The liquidity crunch continues to bite, with many Zimbabweans saying they are failing to make ends meet, while businesses have experienced a serious downturn in sales.
BY NDAMU SANDU
On a good day, Ticharwa Muzangaza sells 50 plastic strap baskets. Today he would be lucky if the sales surpass 10.
“People are saying that they have no money,” he said at his base close to Matapi Police Station in Mbare.
Phibeon Chimalizeni is a commuter omnibus driver. Despite waking up as early as 5am, it is difficult for him to meet the US$100 target given by the vehicle owner.
“People have no money. Even during month end, meeting the target is a hassle,” he said.
Muzangaza and Chimalizeni’s plight is shared by many Zimbabweans following the withdrawal (by individuals) of at least US$1 billion in the banking sector a week before and after the July 31 harmonised elections won by President Robert Mugabe and Zanu PF.
The money has not returned and this has affected the banking sector, with queues re-emerging especially during pay days.
Retailers that normally enjoy brisk business in the run up to the festive season have said that tills are ringing at a slower rate this time around, as disposable income is constrained.
In its six months to September 30 financial results, retailer OK Zimbabwe recorded a limited growth in revenue as the liquidity crunch ate into shoppers’ disposable incomes.
It warned that business activity was not expected to improve for the remainder of the year “as consumer spending will remain constrained”.
Lifestyle Holdings, with interests in fast foods, furniture manufacturing and financial services, recently said its units have been affected by depressed demand as Zimbabweans adjust their spending in light of the harsh environment obtaining.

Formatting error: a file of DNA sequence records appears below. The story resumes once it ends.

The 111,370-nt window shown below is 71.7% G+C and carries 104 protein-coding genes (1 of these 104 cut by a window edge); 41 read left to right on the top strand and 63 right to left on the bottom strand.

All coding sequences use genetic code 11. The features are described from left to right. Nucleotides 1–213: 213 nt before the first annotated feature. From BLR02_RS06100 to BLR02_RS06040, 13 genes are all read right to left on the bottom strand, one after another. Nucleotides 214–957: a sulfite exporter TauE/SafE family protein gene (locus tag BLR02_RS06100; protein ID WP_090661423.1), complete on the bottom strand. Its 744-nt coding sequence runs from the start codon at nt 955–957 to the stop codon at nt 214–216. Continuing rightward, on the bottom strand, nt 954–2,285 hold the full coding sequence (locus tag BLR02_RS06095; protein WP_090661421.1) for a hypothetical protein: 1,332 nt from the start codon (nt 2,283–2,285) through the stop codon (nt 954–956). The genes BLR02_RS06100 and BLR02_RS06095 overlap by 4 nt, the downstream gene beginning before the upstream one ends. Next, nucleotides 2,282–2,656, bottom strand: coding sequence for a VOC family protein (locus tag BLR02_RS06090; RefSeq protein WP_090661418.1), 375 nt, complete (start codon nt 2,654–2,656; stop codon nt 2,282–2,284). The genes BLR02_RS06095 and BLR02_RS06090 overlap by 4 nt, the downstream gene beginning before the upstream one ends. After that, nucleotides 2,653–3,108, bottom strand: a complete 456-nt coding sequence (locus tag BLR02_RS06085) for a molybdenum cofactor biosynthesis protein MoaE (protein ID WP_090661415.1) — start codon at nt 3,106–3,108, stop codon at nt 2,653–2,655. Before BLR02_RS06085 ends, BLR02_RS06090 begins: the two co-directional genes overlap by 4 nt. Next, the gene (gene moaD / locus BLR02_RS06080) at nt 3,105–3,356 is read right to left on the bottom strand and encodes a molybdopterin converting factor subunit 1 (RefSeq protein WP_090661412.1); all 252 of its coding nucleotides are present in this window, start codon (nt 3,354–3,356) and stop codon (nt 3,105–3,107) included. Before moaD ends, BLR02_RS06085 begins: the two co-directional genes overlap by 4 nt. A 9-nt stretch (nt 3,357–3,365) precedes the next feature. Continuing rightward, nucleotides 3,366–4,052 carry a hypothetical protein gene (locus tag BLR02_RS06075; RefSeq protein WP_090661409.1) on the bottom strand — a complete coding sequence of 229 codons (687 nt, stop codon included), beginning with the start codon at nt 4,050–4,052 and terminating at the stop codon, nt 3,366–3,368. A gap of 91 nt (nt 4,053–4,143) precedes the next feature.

Group chief executive officer Tawanda Nyambirai told our sister paper NewsDay recently that despite Lifestyle adopting a cocktail of measures to contain rising operational costs, some of the company’s units remained in the red. This, he said, has also resulted in some branches being closed.
“Furniture products being capital products have seen significant reduction in demand as disposable incomes came under pressure from the liquidity crunch that the country is facing,” Nyambirai said.
Companies are failing to sell their goods due to the depressed disposable incomes. In turn the companies that fail to sell goods have passed on the burden to employees — failing to pay salaries. To date, some workers have not been paid for the past 10 months.
A number of companies have retrenched employees with the Zimbabwe Congress of Trade Unions saying at least 300 employees were being retrenched weekly.
Banks are unable to offer long-term lines of credit due to the short-term nature of deposits. As a result, companies are starved of long-term funding necessary for re-tooling and a boost in output.
A number of companies that have accessed funds from banks are failing to repay as their products are uncompetitive in the wake of cheap imports.
Analysts say the country can wade-out of the liquidity crunch by attracting foreign direct investment, boosting exports and creating confidence in the banking sector to attract depositors.